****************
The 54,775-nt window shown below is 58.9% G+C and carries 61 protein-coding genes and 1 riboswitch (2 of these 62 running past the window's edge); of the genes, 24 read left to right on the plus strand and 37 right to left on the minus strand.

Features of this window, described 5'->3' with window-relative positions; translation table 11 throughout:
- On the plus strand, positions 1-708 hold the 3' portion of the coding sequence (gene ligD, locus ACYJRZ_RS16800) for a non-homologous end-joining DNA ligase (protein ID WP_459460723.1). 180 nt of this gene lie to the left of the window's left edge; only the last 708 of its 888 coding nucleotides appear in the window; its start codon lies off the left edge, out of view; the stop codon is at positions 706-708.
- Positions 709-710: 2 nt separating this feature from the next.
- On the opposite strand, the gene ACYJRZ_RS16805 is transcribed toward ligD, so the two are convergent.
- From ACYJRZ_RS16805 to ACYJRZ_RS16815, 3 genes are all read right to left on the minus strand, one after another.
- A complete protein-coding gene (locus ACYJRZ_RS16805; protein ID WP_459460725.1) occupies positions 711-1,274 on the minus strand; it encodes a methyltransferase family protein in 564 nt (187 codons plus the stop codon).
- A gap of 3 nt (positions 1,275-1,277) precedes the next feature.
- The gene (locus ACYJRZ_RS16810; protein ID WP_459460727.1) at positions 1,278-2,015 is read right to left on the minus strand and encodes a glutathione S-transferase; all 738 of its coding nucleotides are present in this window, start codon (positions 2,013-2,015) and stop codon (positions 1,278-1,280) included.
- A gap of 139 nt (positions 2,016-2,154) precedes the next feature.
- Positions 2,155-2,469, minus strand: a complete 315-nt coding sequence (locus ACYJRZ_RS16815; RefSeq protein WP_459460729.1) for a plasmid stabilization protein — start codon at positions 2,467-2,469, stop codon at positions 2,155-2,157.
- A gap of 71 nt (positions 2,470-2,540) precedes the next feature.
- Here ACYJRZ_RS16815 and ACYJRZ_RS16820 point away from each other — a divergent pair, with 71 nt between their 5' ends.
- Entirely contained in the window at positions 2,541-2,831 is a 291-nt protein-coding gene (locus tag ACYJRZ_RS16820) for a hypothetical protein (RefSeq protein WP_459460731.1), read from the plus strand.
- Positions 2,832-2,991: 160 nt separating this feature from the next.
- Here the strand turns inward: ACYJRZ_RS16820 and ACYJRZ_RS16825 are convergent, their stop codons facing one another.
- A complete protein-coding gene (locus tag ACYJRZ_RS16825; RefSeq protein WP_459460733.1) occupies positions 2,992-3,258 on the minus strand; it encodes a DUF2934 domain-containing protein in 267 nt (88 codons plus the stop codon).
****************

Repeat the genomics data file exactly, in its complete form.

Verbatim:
The 54,775-nt window shown below is 58.9% G+C and carries 61 protein-coding genes and 1 riboswitch (2 of these 62 running past the window's edge); of the genes, 24 read left to right on the plus strand and 37 right to left on the minus strand.

Features of this window, described 5'->3' with window-relative positions; translation table 11 throughout:
- On the plus strand, positions 1-708 hold the 3' portion of the coding sequence (gene ligD, locus ACYJRZ_RS16800) for a non-homologous end-joining DNA ligase (protein ID WP_459460723.1). 180 nt of this gene lie to the left of the window's left edge; only the last 708 of its 888 coding nucleotides appear in the window; its start codon lies off the left edge, out of view; the stop codon is at positions 706-708.
- Positions 709-710: 2 nt separating this feature from the next.
- On the opposite strand, the gene ACYJRZ_RS16805 is transcribed toward ligD, so the two are convergent.
- From ACYJRZ_RS16805 to ACYJRZ_RS16815, 3 genes are all read right to left on the minus strand, one after another.
- A complete protein-coding gene (locus ACYJRZ_RS16805; protein ID WP_459460725.1) occupies positions 711-1,274 on the minus strand; it encodes a methyltransferase family protein in 564 nt (187 codons plus the stop codon).
- A gap of 3 nt (positions 1,275-1,277) precedes the next feature.
- The gene (locus ACYJRZ_RS16810; protein ID WP_459460727.1) at positions 1,278-2,015 is read right to left on the minus strand and encodes a glutathione S-transferase; all 738 of its coding nucleotides are present in this window, start codon (positions 2,013-2,015) and stop codon (positions 1,278-1,280) included.
- A gap of 139 nt (positions 2,016-2,154) precedes the next feature.
- Positions 2,155-2,469, minus strand: a complete 315-nt coding sequence (locus ACYJRZ_RS16815; RefSeq protein WP_459460729.1) for a plasmid stabilization protein — start codon at positions 2,467-2,469, stop codon at positions 2,155-2,157.
- A gap of 71 nt (positions 2,470-2,540) precedes the next feature.
- Here ACYJRZ_RS16815 and ACYJRZ_RS16820 point away from each other — a divergent pair, with 71 nt between their 5' ends.
- Entirely contained in the window at positions 2,541-2,831 is a 291-nt protein-coding gene (locus tag ACYJRZ_RS16820) for a hypothetical protein (RefSeq protein WP_459460731.1), read from the plus strand.
- Positions 2,832-2,991: 160 nt separating this feature from the next.
- Here the strand turns inward: ACYJRZ_RS16820 and ACYJRZ_RS16825 are convergent, their stop codons facing one another.
- A complete protein-coding gene (locus tag ACYJRZ_RS16825; RefSeq protein WP_459460733.1) occupies positions 2,992-3,258 on the minus strand; it encodes a DUF2934 domain-containing protein in 267 nt (88 codons plus the stop codon).